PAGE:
Developmental stability and canalization describe the ability of developmental systems to minimize phenotypic variation in the face of stochastic micro-environmental effects, genetic variation and environmental influences. Canalization is the ability to minimize the effects of genetic or environmental effects, whereas developmental stability is the ability to minimize the effects of micro-environmental effects within individuals. Despite much attention, the mechanisms that underlie these two components of phenotypic robustness remain unknown. We investigated the genetic structure of phenotypic robustness in the collaborative cross (CC) mouse reference population. We analysed the magnitude of fluctuating asymmetry (FA) and among-individual variation of cranial shape in reciprocal crosses among the eight parental strains, using geometric morphometrics and a diallel analysis based on a Bayesian approach. Significant differences among genotypes were found for both measures, although they were poorly correlated at the level of individuals. An overall positive effect of inbreeding was found for both components of variation. The strain CAST/EiJ exerted a positive additive effect on FA and, to a lesser extent, among-individual variance. Sex- and other strain-specific effects were not significant. Neither FA nor among-individual variation was associated with phenotypic extremeness. Our results support the existence of genetic variation for both developmental stability and canalization. This finding is important because robustness is a key feature of developmental systems. Our finding that robustness is not related to phenotypic extremeness is consistent with theoretical work that suggests that its relationship to stabilizing selection is not straightforward.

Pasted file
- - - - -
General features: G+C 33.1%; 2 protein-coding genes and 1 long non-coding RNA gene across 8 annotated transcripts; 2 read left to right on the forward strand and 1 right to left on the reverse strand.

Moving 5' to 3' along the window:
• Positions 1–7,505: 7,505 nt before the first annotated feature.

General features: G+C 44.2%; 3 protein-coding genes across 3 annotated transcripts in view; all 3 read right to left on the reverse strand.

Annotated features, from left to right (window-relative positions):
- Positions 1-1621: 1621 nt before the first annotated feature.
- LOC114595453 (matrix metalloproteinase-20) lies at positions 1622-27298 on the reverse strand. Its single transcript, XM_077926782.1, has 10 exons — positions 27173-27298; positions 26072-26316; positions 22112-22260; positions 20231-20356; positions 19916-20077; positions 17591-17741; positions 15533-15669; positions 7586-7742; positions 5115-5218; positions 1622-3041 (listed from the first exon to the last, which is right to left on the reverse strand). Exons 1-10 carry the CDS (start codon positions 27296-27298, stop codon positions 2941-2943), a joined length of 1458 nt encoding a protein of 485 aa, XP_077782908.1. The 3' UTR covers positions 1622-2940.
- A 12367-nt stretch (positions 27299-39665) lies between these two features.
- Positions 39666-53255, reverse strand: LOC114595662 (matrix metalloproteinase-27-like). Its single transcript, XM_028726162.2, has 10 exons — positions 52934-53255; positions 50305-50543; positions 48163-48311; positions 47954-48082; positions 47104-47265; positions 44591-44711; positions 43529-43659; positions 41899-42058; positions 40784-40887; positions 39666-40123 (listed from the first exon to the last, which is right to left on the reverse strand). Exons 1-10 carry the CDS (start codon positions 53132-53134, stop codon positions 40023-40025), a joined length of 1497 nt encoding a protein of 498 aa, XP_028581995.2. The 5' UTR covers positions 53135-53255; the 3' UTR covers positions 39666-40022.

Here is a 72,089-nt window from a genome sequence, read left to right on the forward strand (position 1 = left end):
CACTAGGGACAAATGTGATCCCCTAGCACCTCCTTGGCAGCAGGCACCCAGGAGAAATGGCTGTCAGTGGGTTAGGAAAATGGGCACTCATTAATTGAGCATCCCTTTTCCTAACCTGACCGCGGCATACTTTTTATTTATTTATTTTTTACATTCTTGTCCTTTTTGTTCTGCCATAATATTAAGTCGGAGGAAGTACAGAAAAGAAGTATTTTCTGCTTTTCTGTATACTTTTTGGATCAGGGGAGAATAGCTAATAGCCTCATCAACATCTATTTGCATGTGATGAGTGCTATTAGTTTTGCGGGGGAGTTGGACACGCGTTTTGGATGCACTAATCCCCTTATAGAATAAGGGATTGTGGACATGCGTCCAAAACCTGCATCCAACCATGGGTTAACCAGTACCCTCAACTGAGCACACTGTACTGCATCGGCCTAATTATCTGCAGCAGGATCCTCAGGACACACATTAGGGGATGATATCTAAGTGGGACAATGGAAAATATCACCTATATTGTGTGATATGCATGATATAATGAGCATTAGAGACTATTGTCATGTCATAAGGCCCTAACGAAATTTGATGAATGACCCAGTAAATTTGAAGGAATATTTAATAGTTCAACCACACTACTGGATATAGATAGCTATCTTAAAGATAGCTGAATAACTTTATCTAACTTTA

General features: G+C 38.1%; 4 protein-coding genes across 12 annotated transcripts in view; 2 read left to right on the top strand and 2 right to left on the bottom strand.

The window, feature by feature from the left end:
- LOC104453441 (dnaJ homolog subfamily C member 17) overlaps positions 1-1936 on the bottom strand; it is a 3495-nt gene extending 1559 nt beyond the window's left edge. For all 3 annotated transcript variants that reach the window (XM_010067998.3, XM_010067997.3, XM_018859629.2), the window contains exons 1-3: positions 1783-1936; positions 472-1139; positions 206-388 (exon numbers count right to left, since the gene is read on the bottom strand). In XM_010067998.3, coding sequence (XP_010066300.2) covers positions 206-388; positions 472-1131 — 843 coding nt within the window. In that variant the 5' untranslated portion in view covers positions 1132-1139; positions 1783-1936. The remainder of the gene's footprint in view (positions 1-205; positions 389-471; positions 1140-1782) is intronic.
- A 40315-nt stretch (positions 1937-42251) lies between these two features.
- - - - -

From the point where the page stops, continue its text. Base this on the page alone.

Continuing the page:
Keywords: canalization; developmental stability; geometric morphometrics; heterozygosity; skull.
© 2016 European Society For Evolutionary Biology. Journal of Evolutionary Biology © 2016 European Society For Evolutionary Biology.